What is a Patent Prior Art Search & How It is Done?
Prior Art is the technical or scientific information that is in existence prior to the filing of the patent application by an inventor. The information must be in the public domain, such as books, publications, processes, brochures, conference papers etc. to qualify as Prior Art. It becomes an important subject when applying or a patent or seeking to invalidate an existing one. Let’s delve deeper into the intricacies of how to prior art search.
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What is a Prior Art Search?
In simple terms a prior art search is an organized investigation into the existence of any public information that may have existed before a patent was/is filed. It helps in ascertaining if a patent meets the UPSTO patent filing requirement of being novel or non-obvious.
It is used not just by innovators but is also of consequence to universities, researchers, companies, IP practitioners (IP agents, attorneys etc,) and potential investors.
Significance of a Prior Art Search
- To determine the uniqueness of an invention before filing for a patent. A prior art search will reveal any pre-existing knowledge similar to the patent. This helps evaluate the patentability of the invention.
- To ensure due diligence. Before acquiring a patent or investing into one, it makes business sense to assess the value of the patent. This may be done by conducting a prior art search to depict similar inventions present in the market.
- To boost R&D. Periodically conducting prior art search can act as a source of inspiration and ideas for the R&D Department. Additionally, they can help prevent duplication and save revenue.
- To detect infringement. A prior art search can both prevent a company form unknowingly infringing on a patent as well as expose any infringement on their own invention.
- To track competitor’s activities. An added benefit of a prior art search is that it helps monitor new trends in your competitor’s research.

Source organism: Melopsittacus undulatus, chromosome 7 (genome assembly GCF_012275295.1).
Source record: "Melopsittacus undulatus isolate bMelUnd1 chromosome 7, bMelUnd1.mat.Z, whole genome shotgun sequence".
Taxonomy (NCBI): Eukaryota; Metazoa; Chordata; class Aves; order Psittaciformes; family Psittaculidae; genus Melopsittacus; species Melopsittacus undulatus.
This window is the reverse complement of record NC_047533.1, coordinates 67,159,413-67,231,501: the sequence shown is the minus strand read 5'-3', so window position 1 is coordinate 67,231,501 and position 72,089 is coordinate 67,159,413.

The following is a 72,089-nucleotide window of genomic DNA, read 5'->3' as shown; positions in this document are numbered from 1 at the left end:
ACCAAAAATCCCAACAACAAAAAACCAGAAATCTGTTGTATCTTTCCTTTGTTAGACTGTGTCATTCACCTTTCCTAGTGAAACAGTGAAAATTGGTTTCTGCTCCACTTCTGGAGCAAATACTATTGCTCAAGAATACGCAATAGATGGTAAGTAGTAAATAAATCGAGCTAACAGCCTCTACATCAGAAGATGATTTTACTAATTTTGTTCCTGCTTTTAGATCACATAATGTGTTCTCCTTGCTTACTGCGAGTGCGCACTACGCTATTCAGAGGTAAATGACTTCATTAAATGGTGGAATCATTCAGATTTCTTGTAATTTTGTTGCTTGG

- The potential of a prior art search in rendering industrial information, identifying competition, offering economic value and providing IP Protection has made it crucial in today’s scenario.
The Four Phases of Prior Art Search
To conduct a comprehensive search is it imperative that all knowledge sources are thoroughly scrutinized. This amounts to a gigantic data pile that needs to be sieved for relevant information. The Prior Art Search is best carried out in detailed phases as listed below.
The foremost step is to compile a list of keywords that may be used in connection to the patent. To ensure wide coverage, one must be mindful of uncommon keywords i.e., old jargon, terms & definitions specific to industries, translated terms from literature in other languages etc. A combination of suitable keywords is likely to yield favorable results.
It is common practice to search for patent in patent and scientific databases. Most innovators rely heavily on patent data bases for accurate data. The following tools will be extremely helpful in conducting a prior art search:
- Google Patents Search Engine
- Database of Canadian Intellectual Property Office (CIPO)
- Database of PATENTSCOPE application database of the World Intellectual Property Organization (WIPO)
- Searching the Espacenet EU patent and patent application database of the European Patent Office
- Searching the patent AND patent application databases of the United States Patent and Trademark Office (USPTO).
- Patent Lens
- Specific databases that pertain exclusively to the patent information.
Since the UPSTO assigns classes and sub-classes while classifying, it is best to search as many documents as possible for a particular keyword so as to not miss out on any.
Thereafter, all additional patent documents that reference the keyword must also be scrutinized. This practice is referred to as “forward and backward” cross-reference search and is extremely helpful.
Since prior art is not confined to patents but extends to any knowledge in the public domain, it is best to widen the search scope to include additional sources like:
- Scholarly Publications that can be accessed on Google Scholar
- E-Book sites like Amazon
- Journals, thesis, books, articles, and other similar literature.
- Websites of companies dealing in similar tech.
Compiling and saving all the relevant data from the search results is the concluding step to your prior art search. This repository serves as a guide of points to present to the UPSTO when you wish to cite a prior art reference.
While one may conduct a prior art search on their own, timely assistance from experts is an added bonus that simplifies the entire process and makes it uncomplicated. At TT Consultants we follow the latest methodology to derive best results for your prior art search. We use an open search with different search structures for a wide-ranging search.
In addition, multiple patent/non-patent databases are meticulously analyzed for using cutting edge tools like XLSCOUT which is capable of extracting concealed information from competitors. In short, you can completely rely on us for a sound prior art search done effectively and efficiently.